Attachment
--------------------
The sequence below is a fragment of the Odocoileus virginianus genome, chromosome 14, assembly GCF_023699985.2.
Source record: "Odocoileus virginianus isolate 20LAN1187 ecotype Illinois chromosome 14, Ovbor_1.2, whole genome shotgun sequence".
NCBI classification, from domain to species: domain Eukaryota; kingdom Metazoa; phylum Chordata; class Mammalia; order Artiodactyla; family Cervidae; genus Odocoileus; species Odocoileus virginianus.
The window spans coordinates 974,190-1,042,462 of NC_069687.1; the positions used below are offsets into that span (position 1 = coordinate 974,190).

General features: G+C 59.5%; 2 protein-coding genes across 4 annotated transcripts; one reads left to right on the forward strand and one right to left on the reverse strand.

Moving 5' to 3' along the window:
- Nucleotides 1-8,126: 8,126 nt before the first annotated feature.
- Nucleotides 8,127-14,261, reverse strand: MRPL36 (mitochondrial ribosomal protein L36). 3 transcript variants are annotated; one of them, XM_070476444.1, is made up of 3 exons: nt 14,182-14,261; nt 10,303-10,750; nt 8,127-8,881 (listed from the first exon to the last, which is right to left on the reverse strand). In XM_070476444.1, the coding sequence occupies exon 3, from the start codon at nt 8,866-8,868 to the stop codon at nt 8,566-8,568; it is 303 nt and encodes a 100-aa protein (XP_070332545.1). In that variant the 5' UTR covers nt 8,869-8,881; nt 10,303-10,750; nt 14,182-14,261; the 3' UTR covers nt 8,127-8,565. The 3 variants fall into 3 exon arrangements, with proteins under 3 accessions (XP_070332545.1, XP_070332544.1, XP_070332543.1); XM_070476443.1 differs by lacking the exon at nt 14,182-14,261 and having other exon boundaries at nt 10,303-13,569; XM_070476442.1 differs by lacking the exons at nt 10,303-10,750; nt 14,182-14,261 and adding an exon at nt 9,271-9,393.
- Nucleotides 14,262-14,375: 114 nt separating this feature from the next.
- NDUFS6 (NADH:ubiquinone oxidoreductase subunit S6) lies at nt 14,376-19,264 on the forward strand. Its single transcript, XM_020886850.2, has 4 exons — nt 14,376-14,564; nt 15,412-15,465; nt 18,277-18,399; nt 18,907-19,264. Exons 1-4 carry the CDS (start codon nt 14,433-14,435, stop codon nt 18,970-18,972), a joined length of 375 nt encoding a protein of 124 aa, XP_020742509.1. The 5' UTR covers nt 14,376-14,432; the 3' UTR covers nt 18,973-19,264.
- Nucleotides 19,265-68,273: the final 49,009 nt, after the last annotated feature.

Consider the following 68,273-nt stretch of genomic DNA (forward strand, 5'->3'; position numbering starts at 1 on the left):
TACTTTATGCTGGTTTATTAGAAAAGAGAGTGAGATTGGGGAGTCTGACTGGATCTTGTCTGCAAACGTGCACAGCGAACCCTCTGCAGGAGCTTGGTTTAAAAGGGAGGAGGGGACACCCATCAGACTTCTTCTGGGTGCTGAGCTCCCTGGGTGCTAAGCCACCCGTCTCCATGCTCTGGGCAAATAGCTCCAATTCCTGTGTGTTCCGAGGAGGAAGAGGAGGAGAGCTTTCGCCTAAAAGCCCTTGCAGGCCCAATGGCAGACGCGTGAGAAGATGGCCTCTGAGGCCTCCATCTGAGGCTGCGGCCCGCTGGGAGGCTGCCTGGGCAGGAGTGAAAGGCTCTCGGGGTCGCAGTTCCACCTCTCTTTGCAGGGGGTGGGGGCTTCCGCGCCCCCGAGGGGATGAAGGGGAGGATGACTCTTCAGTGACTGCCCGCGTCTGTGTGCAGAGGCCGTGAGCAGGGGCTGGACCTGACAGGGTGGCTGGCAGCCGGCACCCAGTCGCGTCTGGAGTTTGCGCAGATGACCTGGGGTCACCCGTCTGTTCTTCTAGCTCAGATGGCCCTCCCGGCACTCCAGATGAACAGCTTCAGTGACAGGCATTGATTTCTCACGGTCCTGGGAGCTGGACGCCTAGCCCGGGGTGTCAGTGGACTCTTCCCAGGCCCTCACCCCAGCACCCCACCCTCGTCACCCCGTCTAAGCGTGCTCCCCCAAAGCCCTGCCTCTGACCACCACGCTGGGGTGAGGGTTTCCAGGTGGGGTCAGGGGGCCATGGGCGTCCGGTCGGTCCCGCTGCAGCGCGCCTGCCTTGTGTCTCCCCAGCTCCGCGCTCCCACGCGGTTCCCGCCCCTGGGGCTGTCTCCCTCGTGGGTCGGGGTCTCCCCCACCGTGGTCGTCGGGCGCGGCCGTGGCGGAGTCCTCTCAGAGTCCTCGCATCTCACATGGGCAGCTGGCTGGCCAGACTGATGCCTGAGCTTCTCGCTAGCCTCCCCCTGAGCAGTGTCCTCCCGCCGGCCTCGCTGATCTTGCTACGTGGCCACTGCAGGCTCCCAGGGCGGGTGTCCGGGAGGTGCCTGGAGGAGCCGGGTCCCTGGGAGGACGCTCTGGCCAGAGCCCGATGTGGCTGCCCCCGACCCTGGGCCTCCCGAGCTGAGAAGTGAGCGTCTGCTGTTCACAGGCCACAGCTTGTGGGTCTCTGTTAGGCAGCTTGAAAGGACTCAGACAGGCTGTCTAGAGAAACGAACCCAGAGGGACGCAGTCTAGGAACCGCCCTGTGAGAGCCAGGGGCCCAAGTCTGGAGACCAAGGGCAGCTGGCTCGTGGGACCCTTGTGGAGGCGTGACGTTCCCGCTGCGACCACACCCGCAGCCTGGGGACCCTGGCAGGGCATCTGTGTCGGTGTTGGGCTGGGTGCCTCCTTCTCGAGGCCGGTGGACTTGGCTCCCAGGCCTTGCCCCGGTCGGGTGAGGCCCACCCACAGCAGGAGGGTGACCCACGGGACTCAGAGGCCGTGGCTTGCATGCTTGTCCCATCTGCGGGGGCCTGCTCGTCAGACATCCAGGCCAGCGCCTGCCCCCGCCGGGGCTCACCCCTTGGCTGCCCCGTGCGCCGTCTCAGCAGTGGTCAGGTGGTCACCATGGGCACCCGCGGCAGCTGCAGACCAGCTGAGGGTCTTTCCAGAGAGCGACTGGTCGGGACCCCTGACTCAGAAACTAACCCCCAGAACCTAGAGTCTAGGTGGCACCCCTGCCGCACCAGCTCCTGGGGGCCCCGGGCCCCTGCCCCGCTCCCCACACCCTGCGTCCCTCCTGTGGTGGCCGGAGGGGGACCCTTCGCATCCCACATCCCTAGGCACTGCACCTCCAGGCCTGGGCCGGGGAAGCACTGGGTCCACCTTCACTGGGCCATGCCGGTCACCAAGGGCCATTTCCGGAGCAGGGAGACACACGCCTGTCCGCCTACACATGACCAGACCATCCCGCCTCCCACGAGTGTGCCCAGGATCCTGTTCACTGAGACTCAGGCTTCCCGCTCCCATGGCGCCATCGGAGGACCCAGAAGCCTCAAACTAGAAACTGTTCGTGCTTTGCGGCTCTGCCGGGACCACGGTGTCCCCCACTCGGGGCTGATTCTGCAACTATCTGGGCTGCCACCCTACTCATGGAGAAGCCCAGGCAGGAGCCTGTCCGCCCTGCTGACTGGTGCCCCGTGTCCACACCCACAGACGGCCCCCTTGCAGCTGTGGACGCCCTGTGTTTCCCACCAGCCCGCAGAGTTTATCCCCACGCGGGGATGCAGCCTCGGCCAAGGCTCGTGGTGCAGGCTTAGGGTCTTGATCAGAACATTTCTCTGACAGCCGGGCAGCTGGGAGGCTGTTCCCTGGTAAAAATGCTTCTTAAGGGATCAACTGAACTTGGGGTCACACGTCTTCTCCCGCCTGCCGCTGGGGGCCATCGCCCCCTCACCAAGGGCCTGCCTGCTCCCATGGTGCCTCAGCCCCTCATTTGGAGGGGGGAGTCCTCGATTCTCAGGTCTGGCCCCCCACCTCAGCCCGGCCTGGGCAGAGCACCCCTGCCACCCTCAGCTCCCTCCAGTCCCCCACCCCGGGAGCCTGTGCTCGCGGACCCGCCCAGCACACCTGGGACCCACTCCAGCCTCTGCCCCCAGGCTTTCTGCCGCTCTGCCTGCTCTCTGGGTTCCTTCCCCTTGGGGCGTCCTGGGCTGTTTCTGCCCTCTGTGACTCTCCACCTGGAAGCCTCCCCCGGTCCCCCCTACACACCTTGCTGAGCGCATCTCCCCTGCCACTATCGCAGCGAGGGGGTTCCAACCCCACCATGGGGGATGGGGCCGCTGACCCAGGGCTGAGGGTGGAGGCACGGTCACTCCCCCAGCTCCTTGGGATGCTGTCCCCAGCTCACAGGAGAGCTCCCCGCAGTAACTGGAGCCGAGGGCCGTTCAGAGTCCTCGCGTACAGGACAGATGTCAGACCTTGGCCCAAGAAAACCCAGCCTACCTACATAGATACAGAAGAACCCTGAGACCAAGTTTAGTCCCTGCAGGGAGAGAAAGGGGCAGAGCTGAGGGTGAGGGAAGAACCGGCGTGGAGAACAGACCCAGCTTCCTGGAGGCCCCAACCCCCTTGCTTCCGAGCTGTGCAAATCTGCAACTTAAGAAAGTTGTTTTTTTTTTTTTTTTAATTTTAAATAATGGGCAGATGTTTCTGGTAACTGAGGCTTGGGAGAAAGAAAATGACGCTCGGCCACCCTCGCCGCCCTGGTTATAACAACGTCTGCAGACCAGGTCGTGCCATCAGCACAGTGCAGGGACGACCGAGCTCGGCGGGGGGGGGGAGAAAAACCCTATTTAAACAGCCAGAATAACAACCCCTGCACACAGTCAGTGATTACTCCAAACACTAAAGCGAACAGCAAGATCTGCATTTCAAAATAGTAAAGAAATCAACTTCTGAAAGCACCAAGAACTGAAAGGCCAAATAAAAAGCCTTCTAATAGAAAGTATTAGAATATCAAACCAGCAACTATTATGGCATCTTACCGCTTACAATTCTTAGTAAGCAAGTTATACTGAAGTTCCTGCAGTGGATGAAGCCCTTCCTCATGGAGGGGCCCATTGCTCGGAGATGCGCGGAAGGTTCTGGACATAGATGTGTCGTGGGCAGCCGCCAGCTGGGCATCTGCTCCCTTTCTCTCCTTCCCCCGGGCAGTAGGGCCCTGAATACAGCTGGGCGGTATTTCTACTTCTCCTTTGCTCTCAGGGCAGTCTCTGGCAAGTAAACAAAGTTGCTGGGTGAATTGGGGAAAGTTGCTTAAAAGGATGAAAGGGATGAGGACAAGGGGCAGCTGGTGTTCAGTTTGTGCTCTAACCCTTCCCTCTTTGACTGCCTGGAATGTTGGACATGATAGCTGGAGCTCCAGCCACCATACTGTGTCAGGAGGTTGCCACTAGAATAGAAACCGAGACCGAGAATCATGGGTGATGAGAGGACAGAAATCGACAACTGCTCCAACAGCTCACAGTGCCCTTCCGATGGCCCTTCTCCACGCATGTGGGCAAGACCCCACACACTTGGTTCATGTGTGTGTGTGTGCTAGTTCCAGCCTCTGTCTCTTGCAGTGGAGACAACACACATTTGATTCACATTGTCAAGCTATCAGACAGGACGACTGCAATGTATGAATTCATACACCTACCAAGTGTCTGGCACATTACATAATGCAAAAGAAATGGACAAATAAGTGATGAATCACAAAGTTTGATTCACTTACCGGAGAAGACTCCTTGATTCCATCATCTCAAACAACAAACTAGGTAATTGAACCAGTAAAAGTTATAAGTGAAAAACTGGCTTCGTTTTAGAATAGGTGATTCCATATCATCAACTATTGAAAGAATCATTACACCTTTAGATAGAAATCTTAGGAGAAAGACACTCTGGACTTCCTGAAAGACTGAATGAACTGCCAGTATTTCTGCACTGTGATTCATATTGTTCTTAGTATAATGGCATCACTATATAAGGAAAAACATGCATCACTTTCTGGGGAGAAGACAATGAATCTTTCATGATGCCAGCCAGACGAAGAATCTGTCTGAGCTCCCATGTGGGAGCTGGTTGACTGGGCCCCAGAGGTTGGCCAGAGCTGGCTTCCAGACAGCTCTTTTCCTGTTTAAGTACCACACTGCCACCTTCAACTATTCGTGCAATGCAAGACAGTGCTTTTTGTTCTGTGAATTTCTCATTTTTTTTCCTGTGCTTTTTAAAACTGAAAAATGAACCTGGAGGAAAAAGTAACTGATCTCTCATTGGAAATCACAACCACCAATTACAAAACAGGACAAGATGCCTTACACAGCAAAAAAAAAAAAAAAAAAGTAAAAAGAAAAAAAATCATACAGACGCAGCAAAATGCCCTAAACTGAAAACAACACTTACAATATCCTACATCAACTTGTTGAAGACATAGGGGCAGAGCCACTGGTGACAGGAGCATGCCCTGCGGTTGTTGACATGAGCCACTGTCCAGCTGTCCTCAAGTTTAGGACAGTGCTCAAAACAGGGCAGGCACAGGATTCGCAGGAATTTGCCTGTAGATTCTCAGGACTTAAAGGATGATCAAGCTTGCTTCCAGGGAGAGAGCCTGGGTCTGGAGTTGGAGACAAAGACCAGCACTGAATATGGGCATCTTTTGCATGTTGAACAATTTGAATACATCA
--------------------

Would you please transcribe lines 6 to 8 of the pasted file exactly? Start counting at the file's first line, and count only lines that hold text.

Moving 5' to 3' along the window:
- Nucleotides 1-8,126: 8,126 nt before the first annotated feature.
- Nucleotides 8,127-14,261, reverse strand: MRPL36 (mitochondrial ribosomal protein L36). 3 transcript variants are annotated; one of them, XM_070476444.1, is made up of 3 exons: nt 14,182-14,261; nt 10,303-10,750; nt 8,127-8,881 (listed from the first exon to the last, which is right to left on the reverse strand). In XM_070476444.1, the coding sequence occupies exon 3, from the start codon at nt 8,866-8,868 to the stop codon at nt 8,566-8,568; it is 303 nt and encodes a 100-aa protein (XP_070332545.1). In that variant the 5' UTR covers nt 8,869-8,881; nt 10,303-10,750; nt 14,182-14,261; the 3' UTR covers nt 8,127-8,565. The 3 variants fall into 3 exon arrangements, with proteins under 3 accessions (XP_070332545.1, XP_070332544.1, XP_070332543.1); XM_070476443.1 differs by lacking the exon at nt 14,182-14,261 and having other exon boundaries at nt 10,303-13,569; XM_070476442.1 differs by lacking the exons at nt 10,303-10,750; nt 14,182-14,261 and adding an exon at nt 9,271-9,393.